He called the crash a singular incident that did not indicate a specific unsafe condition.

He concluded that state law would not recognize Sedgmer's attempt to turn a negligence claim into a deliberate intent action.

Sedgmer appealed. Ronald Kasserman of Wheeling represented him before the Supreme Court of Appeals.

For the defense, James Miller and Rodger Puz of Pittsburgh argued that their clients had no subjective realization or appreciation of an unsafe condition.

Miller and Puz called the accident Rube Goldbergian, referring to an entertainer who designed amazing chain reactions.

Davis, Albright, Benjamin and Maynard agreed. They affirmed Madden, declaring the accident a freak.

In an unsigned opinion they wrote that the mine owners were aware of a danger of collisions and took measures to prevent them.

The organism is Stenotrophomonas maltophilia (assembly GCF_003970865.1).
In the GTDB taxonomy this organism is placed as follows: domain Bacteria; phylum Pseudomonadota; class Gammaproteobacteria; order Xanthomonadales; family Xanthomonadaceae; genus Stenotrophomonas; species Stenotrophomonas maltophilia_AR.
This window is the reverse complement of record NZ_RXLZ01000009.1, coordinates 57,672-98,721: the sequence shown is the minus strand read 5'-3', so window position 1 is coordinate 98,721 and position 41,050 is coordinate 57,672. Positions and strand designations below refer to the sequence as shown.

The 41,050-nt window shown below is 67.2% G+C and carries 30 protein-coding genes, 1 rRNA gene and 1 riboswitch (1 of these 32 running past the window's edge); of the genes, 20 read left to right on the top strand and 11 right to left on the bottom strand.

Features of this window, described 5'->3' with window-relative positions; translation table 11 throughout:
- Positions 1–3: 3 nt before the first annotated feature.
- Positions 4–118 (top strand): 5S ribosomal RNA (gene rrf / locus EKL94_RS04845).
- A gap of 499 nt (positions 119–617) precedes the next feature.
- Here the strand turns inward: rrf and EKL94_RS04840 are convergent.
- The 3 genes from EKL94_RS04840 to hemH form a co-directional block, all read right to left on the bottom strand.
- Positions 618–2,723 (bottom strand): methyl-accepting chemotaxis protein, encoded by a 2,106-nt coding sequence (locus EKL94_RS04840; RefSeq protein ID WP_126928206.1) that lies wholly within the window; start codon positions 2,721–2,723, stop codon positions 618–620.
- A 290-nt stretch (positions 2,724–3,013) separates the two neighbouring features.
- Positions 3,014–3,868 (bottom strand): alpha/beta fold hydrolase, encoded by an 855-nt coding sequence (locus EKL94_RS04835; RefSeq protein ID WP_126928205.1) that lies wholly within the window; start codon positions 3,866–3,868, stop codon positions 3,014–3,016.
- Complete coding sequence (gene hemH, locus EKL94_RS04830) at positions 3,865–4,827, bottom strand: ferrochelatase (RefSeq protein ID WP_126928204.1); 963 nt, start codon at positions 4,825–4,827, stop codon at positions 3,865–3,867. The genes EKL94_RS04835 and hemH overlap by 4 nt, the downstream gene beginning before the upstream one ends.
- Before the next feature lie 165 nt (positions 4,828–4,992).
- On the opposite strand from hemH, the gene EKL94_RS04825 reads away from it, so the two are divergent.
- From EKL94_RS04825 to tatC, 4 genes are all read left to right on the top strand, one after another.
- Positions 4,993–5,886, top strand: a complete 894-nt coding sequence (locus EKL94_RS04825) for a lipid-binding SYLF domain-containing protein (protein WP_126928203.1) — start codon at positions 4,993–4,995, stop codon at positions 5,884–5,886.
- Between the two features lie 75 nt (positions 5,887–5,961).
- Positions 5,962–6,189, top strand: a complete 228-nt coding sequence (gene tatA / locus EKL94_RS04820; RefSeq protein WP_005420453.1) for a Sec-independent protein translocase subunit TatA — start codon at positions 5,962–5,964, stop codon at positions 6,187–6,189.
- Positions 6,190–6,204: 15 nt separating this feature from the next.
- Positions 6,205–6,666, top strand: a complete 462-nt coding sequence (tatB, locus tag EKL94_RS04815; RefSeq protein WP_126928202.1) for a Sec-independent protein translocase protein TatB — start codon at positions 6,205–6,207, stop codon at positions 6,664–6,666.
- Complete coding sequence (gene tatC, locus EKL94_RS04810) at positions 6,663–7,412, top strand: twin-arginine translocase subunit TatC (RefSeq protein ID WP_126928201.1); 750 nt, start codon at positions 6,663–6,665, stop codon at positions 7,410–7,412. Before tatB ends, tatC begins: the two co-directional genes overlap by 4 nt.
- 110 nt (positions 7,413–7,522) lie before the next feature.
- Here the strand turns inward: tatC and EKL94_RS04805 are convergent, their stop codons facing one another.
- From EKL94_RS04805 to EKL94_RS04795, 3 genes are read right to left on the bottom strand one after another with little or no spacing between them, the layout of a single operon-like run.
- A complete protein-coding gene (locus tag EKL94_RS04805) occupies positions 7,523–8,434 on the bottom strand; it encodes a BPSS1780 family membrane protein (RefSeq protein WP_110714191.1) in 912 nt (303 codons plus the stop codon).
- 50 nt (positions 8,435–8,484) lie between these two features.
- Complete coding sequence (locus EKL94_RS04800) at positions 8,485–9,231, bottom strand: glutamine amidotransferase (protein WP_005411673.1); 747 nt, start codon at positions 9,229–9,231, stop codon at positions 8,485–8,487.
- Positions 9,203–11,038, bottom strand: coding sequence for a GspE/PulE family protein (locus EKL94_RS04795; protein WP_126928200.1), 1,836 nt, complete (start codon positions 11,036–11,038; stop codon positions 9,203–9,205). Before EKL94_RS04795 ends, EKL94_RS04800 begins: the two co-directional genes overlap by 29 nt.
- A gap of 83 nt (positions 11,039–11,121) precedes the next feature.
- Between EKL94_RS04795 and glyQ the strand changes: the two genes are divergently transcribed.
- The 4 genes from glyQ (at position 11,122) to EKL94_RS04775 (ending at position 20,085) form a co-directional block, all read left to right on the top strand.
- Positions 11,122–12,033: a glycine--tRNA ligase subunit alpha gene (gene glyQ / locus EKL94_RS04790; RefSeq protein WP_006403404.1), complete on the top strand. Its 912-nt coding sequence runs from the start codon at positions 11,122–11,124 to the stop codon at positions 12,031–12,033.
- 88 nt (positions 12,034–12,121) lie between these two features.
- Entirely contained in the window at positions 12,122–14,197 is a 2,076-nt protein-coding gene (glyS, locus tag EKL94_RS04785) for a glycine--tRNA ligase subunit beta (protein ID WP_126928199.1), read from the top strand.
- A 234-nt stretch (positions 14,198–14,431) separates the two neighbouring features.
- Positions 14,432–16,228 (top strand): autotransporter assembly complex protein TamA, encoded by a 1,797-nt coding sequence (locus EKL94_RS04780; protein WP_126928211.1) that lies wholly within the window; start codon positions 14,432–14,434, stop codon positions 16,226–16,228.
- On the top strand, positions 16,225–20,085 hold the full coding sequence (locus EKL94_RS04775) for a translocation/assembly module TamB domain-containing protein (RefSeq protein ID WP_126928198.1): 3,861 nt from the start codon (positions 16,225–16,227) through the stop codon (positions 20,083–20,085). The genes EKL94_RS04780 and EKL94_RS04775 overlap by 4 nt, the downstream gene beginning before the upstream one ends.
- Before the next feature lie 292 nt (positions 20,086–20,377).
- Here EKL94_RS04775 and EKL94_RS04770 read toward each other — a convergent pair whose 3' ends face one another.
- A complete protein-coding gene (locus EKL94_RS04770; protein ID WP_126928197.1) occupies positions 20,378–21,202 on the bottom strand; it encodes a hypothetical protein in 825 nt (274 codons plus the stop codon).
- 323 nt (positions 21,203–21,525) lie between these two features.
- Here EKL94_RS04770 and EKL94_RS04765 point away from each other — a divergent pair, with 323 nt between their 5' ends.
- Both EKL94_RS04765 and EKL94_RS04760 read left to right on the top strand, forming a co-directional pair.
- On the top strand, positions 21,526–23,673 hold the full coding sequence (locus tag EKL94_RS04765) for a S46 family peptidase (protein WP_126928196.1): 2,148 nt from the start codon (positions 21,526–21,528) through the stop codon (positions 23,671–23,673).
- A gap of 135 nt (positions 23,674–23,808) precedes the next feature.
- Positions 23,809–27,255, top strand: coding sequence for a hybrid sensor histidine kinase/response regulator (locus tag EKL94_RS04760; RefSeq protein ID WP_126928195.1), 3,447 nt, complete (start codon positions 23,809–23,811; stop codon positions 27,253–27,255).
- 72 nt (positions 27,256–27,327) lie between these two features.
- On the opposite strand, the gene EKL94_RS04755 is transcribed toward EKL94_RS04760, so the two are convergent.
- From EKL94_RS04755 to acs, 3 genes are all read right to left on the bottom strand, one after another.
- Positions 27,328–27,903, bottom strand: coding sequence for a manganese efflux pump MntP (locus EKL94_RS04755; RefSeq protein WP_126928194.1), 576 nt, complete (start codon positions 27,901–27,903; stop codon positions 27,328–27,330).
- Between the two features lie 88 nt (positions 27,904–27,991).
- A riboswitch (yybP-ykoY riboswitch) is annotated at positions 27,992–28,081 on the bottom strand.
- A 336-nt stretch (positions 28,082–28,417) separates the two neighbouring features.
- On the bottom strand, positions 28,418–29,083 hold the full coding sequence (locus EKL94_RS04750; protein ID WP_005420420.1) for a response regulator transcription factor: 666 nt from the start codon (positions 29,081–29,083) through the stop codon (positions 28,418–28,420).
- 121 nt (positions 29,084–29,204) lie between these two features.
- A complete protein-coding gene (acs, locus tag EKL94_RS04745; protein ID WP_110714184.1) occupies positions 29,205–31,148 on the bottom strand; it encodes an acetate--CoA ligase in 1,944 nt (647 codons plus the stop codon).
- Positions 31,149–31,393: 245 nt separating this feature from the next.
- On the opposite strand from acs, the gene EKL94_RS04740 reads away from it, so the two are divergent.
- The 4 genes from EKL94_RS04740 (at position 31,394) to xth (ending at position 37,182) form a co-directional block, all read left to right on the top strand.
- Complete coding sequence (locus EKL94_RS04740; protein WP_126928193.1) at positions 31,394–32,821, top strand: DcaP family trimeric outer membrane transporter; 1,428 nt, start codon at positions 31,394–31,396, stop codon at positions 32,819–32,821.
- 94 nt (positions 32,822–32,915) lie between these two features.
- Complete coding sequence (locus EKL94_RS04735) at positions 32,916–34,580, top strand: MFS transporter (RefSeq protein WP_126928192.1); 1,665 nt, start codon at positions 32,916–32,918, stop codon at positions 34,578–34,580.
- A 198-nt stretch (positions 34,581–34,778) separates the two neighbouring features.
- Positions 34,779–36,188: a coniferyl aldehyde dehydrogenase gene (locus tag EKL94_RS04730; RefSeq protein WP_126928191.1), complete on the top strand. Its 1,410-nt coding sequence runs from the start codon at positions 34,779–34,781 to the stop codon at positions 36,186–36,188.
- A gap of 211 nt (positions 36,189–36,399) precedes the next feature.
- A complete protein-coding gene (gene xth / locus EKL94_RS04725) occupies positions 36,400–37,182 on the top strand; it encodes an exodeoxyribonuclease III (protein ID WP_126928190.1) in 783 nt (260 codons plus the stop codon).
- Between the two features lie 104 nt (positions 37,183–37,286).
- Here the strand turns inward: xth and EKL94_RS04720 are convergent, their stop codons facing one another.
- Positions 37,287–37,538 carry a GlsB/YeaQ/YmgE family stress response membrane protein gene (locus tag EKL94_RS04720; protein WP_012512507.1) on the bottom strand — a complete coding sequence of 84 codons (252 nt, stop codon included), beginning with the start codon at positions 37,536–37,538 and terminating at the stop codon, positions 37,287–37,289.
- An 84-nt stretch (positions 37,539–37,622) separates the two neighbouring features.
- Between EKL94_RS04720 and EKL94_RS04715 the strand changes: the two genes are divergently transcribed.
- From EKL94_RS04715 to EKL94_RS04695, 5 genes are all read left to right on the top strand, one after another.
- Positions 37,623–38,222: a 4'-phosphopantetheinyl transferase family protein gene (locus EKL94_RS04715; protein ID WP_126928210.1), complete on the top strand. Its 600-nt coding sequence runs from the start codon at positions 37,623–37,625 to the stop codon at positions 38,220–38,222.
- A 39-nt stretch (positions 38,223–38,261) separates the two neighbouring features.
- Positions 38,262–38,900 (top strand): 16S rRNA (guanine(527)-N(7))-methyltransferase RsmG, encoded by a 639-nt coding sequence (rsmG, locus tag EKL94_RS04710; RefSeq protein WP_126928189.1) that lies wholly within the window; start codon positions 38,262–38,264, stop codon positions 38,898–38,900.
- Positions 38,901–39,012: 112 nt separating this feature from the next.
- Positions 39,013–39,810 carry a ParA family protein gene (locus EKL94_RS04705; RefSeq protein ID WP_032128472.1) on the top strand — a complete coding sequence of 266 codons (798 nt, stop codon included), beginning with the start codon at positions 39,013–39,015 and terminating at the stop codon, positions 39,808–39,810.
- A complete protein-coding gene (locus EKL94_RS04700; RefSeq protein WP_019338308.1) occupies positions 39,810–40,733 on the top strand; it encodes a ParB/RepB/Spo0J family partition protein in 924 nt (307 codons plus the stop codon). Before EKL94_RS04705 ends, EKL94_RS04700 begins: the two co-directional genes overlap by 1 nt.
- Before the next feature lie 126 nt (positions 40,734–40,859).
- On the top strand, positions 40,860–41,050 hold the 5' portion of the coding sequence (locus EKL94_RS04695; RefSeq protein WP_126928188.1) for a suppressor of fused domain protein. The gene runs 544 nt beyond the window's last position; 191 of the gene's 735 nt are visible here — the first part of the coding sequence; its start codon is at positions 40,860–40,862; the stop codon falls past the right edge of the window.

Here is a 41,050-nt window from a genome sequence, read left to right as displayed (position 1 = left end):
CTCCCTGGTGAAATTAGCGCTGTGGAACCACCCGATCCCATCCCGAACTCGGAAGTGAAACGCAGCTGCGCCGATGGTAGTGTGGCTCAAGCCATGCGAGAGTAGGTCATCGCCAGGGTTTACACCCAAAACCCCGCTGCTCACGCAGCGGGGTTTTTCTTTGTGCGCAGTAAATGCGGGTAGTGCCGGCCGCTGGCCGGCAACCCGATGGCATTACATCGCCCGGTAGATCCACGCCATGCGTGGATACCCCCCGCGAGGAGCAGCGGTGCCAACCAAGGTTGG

They wrote, "There is no evidence in the record before the Court that the mine exposed its employees to an unsafe working condition in violation of any state or federal safety statute, rule or regulation."

Nor did the majority find evidence that the owners exposed Sedgmer to an unsafe working condition.

They wrote, "It is an unfortunate reality that no employer will ever be able to prevent all possible accidents, no matter what its efforts."

While Sedgmer might prove negligence, they wrote, state law prohibits negligence claims in job accidents, "no matter how gross or aggravated."

In a footnote they wrote that Saunders was exposed to the same risks as Sedgmer.

They wrote, "There is no indication that can be gleaned from the record that Mr. Saunders intended himself or anyone else to be injured."

Starcher dissented and reserved the right to file a dissent.